4 Aug 2015

 Creative Whizz Kid: 

  How would negative comments towards your self-formed style affect you now compared to 10 years ago?
I have always had comments about how I dress, even as a child. But I’ve rarely taken them on board.
When I was younger I had an irrational and sometimes cruel obsession with wearing clothes that no one else had.
I think because I grew up with 2 sisters who looked identical to me, I had a complex about looking like someone else.
Now days I don’t care as much about what people say or think. I like to find things that are interesting but not as an attempt to be individual, as I know that that has nothing to do with how I look.
That is the main thing that has changed clothes for me are now about having fun not about a deeper meaning. If I put that much pressure on something so materialistic then I’ll never be happy and I’d always be broke.

  Is your style a product of organic development or conscious construction?

Both evenly. Just like everything else – nature vs nurture is an impossible riddle!

It’s in my nature to be jumbled, erratic and emotional. These things definitely impact the way I dress, but the way I am is a result of my experiences and so I couldn’t tell you which parts of me I’ve had since birth and which parts of me are conscious construction.

One thing I do know is that I have to feel comfortable in my clothes and that is the corner stone of why I dress the way I do.

I think it’s interesting to examine this though, especially as a woman. A lot of what we believe is organic development has only been became that way because of how women adapted to their projected role in society.

Who’s to say the feminine instincts about style aren’t all at the core conscious construction?

Women were made to dress so impractically as a way to suppress them and continue their reliance on


The way both genders dress has to have budded from something: dresses that impair mobility, pocket-less clothing, a lot of clothing that I’ve been given as a child has come from a constructed ideal about what a woman should wear. So I get confused about what is organic and what isn’t – welcome to my head!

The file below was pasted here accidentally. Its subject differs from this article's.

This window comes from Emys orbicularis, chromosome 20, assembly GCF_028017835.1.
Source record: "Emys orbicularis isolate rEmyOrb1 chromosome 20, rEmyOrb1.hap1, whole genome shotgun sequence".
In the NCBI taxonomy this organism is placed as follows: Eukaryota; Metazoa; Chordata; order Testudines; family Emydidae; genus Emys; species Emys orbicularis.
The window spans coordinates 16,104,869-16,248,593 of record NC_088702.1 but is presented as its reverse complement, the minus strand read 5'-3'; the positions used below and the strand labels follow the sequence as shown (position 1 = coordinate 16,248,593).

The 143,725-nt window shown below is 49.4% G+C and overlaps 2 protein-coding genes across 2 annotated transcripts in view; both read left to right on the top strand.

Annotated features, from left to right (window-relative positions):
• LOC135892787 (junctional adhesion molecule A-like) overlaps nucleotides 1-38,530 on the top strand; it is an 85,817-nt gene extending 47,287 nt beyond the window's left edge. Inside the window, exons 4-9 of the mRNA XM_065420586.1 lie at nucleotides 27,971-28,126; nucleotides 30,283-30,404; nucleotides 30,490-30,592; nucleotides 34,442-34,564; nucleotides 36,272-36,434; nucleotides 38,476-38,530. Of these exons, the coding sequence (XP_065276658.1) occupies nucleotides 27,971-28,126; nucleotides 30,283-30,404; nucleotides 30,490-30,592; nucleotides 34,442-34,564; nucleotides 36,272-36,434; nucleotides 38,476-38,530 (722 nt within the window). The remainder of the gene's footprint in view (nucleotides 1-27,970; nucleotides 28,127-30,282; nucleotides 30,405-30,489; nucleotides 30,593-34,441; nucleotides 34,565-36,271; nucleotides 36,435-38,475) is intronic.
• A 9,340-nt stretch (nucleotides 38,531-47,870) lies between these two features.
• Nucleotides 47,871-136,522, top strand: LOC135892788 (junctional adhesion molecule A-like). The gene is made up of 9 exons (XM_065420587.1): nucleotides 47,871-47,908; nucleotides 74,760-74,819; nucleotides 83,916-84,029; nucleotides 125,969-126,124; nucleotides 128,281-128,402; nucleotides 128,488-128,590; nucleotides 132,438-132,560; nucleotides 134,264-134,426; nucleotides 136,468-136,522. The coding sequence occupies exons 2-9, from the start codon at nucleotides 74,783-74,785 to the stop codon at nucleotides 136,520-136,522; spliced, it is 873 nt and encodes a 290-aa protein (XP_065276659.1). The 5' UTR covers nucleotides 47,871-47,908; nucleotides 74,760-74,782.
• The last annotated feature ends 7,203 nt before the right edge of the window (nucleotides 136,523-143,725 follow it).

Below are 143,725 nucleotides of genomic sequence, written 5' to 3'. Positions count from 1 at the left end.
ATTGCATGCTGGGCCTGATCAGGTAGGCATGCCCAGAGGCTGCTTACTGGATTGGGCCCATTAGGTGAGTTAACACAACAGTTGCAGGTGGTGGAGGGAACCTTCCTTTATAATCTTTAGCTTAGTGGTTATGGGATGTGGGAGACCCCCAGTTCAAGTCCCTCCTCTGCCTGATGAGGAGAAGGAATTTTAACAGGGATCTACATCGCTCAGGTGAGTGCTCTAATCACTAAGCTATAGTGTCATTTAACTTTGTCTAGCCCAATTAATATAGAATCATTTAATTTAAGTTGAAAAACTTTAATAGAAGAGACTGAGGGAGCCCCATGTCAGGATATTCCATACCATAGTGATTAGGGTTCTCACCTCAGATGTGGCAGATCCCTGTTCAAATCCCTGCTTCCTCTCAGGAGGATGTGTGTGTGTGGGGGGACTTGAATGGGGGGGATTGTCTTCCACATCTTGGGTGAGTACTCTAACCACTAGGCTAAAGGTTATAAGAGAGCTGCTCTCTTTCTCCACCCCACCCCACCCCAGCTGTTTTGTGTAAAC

Fashion is important to me though, not in a way that I couldn’t live without it but in the way a hobby is important.

I could quit and wear country road for the rest of my life, sure – but it wouldn’t be as fun.

I draw inspiration from Japanese blogs, children’s books, other people, other era’s etc, so there’s a lot of conscious construction going on, but at the end of the day if my gut tells me “hey I don’t feel comfortable in this” I’ll take it off.

I’m a chicken and an egg.

Do you think young adults would benefit from stronger role models, or better resources to understand, develop and create their own style/identity?

It took me a long time to realise the things I hated about my appearance or style were things that other people had told me they hated about themselves.

I am so tired of seeing gender roles take such a huge part in the messages we convey to young adults about what is “acceptable” to wear.
Women are told to be impractical, men are told to look careless and rugged. Who gives a shiiiiiiiiiiit.

Personally I think people who are passionate about fashion often mislead people by talking about how fashion is a symbol of who you are.
I think there should be a stronger emphasis in fashion advertising about the fun of fabric, texture colour and just playing dress-ups.
I know who I am it doesn’t change daily like my outfits, I would encourage people to communicate this attitude to kids and young adults in more areas of there lives including fashion.

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